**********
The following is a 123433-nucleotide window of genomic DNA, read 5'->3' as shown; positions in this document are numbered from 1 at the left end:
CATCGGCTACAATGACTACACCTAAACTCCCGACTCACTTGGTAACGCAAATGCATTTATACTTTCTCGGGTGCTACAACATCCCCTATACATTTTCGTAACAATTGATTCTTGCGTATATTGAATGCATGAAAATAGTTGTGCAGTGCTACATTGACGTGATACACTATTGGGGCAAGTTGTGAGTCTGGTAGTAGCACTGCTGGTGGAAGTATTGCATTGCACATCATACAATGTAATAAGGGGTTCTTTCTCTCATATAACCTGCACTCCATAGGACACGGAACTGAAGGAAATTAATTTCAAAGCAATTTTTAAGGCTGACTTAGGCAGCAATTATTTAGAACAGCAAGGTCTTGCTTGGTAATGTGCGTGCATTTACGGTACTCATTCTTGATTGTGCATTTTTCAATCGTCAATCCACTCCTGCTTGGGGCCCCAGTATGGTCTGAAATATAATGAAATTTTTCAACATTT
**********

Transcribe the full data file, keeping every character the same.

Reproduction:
The following is a 123433-nucleotide window of genomic DNA, read 5'->3' as shown; positions in this document are numbered from 1 at the left end:
CATCGGCTACAATGACTACACCTAAACTCCCGACTCACTTGGTAACGCAAATGCATTTATACTTTCTCGGGTGCTACAACATCCCCTATACATTTTCGTAACAATTGATTCTTGCGTATATTGAATGCATGAAAATAGTTGTGCAGTGCTACATTGACGTGATACACTATTGGGGCAAGTTGTGAGTCTGGTAGTAGCACTGCTGGTGGAAGTATTGCATTGCACATCATACAATGTAATAAGGGGTTCTTTCTCTCATATAACCTGCACTCCATAGGACACGGAACTGAAGGAAATTAATTTCAAAGCAATTTTTAAGGCTGACTTAGGCAGCAATTATTTAGAACAGCAAGGTCTTGCTTGGTAATGTGCGTGCATTTACGGTACTCATTCTTGATTGTGCATTTTTCAATCGTCAATCCACTCCTGCTTGGGGCCCCAGTATGGTCTGAAATATAATGAAATTTTTCAACATTT